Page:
EYAS.

A charming NY Times story by Melissa Sanford on the perilous flight training of urban falcons (the NY Times link generator won’t give me a blogsafe link for some reason, so this link will rot in a week) says “It takes a young falcon, known as an eyas, a week or so to learn to fly,” which of course sent me to the dictionary to find out how to pronounce eyas. It’s EYE-as, and the etymology turns out to be worth knowing as well: Middle English eias, from an eias, alteration of *a nias, an eyas, from Old French niais, from Latin ni:dus, nest; see sed- in Indo-European roots (AHD). So eyas, like orange and umpire, is the result of metanalysis (false division of the article + noun unit: “a nias” > “an eyas”). Another piquant fact: the French word niais, which once had the same meaning as the English word, now means ‘silly’ (or, in the words of Larousse, ‘simple, un peu sot’).

Comments

  1. Another one for the metanalysis list: OE nædre > MnE adder

  2. joe tomei says:

    Since long range relationships always seem to arouse the comment gods around here, I thought that I would pass this on, especially since I just got my copy of Gamkrelidze and Ivanov _Indo-European and the Indo-Europeans_ today (because of the high spending ways of the Japanese ministry of education, thank you very much.) and your citation of *sed- got me going.
    At any rate, I’m looking up *sed- and the PIE form for sit they list is *set- rather than *sed- (they argue for a more “phonologically natural” interpretation of Bartholomae’s law, see this PDF for an explanation here ) Trying to figure out why they change the final consonant, I see that they also list *es- as a root for sit, so more digging. They seem to extend (I think) Meillet’s observation (which is that IE gender arises from an animate/impersonal division) and argue for doublet verb lexemes for active and inactive classes, so that there is a verb form for animate objects and one for inanimate objects with verbs like be, stand, lie/sleep, and sit given as examples. They present a lot more info about the distinction. and there are others who have explored/are exploring this, check out 2.2 here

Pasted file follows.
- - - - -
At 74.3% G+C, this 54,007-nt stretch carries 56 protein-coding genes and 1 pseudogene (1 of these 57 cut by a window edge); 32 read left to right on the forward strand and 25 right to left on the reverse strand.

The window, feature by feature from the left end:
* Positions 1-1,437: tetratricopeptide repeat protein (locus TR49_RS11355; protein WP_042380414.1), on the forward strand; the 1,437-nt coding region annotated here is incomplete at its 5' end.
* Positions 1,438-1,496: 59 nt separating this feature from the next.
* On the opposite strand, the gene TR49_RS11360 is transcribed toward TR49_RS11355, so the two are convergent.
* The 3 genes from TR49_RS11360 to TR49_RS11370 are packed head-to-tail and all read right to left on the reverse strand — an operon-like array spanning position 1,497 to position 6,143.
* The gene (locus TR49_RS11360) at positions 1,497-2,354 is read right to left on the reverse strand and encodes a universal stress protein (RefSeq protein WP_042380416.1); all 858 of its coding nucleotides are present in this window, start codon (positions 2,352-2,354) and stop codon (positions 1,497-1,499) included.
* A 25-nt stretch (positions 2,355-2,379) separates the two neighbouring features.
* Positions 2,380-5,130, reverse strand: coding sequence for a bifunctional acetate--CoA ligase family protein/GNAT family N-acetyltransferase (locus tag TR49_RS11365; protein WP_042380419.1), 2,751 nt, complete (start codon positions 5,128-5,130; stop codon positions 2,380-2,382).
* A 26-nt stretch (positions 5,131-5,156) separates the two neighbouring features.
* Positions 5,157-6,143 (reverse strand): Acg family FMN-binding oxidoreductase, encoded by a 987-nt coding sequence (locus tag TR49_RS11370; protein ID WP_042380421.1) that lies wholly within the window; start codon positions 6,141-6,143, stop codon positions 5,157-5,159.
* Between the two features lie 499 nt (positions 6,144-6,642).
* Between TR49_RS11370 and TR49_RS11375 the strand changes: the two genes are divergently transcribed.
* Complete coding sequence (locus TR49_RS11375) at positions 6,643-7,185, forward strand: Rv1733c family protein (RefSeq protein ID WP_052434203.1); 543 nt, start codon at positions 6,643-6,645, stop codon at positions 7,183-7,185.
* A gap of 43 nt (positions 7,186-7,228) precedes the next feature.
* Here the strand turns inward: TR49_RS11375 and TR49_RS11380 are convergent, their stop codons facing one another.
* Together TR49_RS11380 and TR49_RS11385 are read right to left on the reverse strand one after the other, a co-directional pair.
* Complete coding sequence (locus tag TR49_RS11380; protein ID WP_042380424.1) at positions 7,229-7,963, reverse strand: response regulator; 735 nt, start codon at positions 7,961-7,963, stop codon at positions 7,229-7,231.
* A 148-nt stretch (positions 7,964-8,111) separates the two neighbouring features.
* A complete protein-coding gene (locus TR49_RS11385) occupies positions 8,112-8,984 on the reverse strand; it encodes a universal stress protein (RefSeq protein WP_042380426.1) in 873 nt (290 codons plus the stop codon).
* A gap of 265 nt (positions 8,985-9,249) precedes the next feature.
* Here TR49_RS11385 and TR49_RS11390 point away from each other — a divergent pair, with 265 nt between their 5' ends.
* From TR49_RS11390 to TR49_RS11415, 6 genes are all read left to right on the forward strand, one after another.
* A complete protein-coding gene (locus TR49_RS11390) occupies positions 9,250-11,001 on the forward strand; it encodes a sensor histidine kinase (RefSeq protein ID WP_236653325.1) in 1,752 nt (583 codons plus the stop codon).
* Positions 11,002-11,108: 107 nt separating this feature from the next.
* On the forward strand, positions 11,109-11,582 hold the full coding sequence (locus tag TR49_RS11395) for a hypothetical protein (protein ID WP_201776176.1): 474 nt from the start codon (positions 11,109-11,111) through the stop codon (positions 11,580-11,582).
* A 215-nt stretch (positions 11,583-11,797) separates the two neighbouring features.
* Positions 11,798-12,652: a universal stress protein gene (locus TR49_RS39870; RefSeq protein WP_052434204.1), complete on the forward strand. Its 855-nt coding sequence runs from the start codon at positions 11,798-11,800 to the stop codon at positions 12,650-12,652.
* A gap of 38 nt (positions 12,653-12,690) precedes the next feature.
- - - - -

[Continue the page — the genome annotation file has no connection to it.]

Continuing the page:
So, having argued for a second root for sit that was *es- (which they relate to Sanskrit a:s-, Avestan a:s-/a:h-, Hittite eš-, and Greek he:stai ‘sits’), they then suggest a connection to Hurrian ašš- and Urartean aš-, which then suggests a connection to Proto-Uralic *ase- (there should be an acute accent over the s)
    Apologies in advance for using your post as an excuse to dip into G&I, but my 5 year old doesn’t appreciate how cool this is.

  3. I always welcome my posts being used as excuses to dip into the farther reaches of language history! I am, as you probably know, skeptical of attempts to connect IE to other language families, but am always willing to examine the evidence; I’ll have to see if the NYPL has Gamkrelidze and Ivanov so I can take a look.

  4. joe tomei says:

    I should note that the work doesn’t aim to link PIE with other Proto languages, but rather to do a reconstruction of IE that takes into account typology and the information from Hittite. They note the connection and cite Illi?-Svity? in this regard. It is translated from Russian by Johanna Nichols, and the preface should be quite interesting for you.

  5. Better and better. I’ll look for it.

  6. I am, as you probably know, skeptical of attempts to connect IE to other language families, but am always willing to examine the evidence; I’ll have to see if the NYPL has Gamkrelidze and Ivanov so I can take a look.

    I could only imagine how irritated LH might have been of all these efforts to see Kartvelian connections everywhere! Interestingly, a decade later, Gamkrelidze suddenly seems vindicated, sort of – genetically. It just has been reported that the agriculturalist component in the population mix of Yamnaya culture is the closest to the present-day Western Kartvelians. Strictly speaking it doesn’t mean that the actual ancestors of the Kartvelians went North to the Steppe 5 millennia ago – but surely it was someone more closely related to them than to Armenians, or ancient Anatolians, or a host of other plausible candidates. Strictly speaking also, while the genetics says that the hunters-gatherers from the Northern Steppe and the Southern agriculturalists met before their descendants spread IE languages far East and West, it doesn’t tell which of two groups spoke the language which has become PIE.